Carnival Songs with Domna Samiou
This recorded show includes stage performances of carnival songs and other related popular rituals from different areas of Greece, as they were presented at the Thessaloniki Concert Hall on the 4th of March 2003.
Of course, there is a logical explanation for these songs and traditions that we call profane', for it is at Carnival that country folk celebrate the start of spring and the end of winter and exult in Nature waking from her slumbers, in the riot of fecundity, in the resurrection, in the whole world being reborn. Life makes a triumphant comeback and death is vanquished, for now at least, and this is the miracle the people celebrate with feasting and intoxication, with dancing and revels.
It was this atmosphere of frenzied merry-making that we strove to convey on stage and then, when the programme was finished, in the foyer of the Megaron. The Kozani brass set the tone and we found ourselves - singers, musicians and audience alike - taking part in a real Carnival celebration of the sort 1 remember from my youth.
This DVD contains the recording we made then, hοping to have you singing and dancing alongside us. For it can only do us good to recall the wise words of the people as often as we can: ‘Throw yourself into the dance,
for it may be your last chance...’
Translated by Michael Eleftheriou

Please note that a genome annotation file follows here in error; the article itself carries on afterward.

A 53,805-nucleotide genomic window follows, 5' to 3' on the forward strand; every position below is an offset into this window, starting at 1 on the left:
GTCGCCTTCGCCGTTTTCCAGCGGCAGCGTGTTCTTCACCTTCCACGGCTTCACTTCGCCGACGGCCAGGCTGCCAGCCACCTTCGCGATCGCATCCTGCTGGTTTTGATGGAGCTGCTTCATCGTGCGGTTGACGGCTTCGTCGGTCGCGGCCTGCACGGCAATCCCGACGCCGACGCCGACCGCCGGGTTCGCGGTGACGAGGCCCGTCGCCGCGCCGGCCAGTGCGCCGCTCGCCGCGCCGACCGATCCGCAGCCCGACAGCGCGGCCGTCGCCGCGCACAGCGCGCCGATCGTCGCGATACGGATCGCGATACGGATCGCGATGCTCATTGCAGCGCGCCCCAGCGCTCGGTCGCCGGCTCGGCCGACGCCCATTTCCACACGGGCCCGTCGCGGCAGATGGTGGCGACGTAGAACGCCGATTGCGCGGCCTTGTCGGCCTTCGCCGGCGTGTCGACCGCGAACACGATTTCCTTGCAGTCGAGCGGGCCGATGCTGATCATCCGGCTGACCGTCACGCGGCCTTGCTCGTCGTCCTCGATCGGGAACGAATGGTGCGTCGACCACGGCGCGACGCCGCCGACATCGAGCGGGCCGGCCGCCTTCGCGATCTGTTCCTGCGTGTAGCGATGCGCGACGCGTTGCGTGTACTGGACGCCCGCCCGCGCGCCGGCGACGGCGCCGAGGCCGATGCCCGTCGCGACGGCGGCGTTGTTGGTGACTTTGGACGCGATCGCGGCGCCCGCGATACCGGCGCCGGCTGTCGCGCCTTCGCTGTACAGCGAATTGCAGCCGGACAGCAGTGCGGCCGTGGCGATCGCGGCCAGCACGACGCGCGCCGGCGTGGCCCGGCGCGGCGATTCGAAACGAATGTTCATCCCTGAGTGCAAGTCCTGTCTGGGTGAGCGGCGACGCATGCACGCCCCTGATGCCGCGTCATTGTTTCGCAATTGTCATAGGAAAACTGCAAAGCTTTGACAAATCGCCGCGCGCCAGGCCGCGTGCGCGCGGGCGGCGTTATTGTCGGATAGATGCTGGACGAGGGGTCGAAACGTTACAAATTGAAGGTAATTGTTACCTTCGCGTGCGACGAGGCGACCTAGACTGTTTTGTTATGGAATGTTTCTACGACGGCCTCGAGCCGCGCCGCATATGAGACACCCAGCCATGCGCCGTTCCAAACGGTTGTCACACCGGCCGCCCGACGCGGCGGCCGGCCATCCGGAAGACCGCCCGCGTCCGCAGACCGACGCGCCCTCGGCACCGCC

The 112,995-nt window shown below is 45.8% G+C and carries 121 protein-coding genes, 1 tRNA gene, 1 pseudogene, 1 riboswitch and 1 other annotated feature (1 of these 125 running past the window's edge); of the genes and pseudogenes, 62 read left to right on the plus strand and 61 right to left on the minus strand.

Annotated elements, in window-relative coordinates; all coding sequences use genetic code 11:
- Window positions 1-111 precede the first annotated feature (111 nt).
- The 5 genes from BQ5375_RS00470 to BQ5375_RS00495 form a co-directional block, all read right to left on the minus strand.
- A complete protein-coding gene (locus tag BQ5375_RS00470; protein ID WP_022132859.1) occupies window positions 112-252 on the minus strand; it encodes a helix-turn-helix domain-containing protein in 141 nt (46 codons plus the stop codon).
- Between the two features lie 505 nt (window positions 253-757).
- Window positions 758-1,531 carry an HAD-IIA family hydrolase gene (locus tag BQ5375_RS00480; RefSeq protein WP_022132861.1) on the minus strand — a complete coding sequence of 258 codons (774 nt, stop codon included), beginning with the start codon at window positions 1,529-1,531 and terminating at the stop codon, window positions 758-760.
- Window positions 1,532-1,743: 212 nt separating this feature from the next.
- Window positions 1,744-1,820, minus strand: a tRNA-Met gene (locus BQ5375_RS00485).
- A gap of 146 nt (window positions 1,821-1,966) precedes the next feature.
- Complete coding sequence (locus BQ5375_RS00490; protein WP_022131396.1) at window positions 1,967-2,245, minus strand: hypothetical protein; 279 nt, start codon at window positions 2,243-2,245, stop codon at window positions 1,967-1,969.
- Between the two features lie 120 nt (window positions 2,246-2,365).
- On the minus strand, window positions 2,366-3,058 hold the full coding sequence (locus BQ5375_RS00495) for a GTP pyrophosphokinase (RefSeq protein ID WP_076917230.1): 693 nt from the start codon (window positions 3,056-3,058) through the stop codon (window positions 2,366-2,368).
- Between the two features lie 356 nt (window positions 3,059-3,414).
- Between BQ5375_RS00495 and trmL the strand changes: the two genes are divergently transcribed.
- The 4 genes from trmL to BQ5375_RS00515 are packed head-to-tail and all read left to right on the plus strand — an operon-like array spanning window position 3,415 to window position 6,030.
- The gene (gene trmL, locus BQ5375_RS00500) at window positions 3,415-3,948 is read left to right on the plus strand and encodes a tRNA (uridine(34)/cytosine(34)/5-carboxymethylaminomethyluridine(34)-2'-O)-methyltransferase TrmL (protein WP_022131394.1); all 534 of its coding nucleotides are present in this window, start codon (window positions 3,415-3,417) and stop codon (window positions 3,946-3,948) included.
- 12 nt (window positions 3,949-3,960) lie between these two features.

The Greek agrarian Carnival is one such ritual. The only entirely non-ecclesiastical feast of the year, it provides a joyous climax of renewal, a welcome breathing space in the year's rapid and relentless advance, and includes a host of ritualistic/theatrical features - some constants, some occasional - whose content is clearly magical. Excessive food and drink, orgiastic dances, disguises and gender swapping, mimetic performances with parodies of weddings or resurrection, cathartic bonfires, a deafening clatter of bells and other instruments, obscenity, the use of fertility effigies, representations of the act of copulation etc.
Amidst the generalized chaos of Carnival gatherings, the 'givens' of everyday life temporarily vanish: excess replaces frugality, levity sobriety, sensuality abstinence, lewdness propriety and anarchy order. As though the turning of the seasons brings with it an upturning of the social world.
It is not without significance that this spring feast of carnal pleasures coincides with a time for remembering, honouring and revering the dead which - linked, too, with the myth of eternal return - always escalated during this period of transition.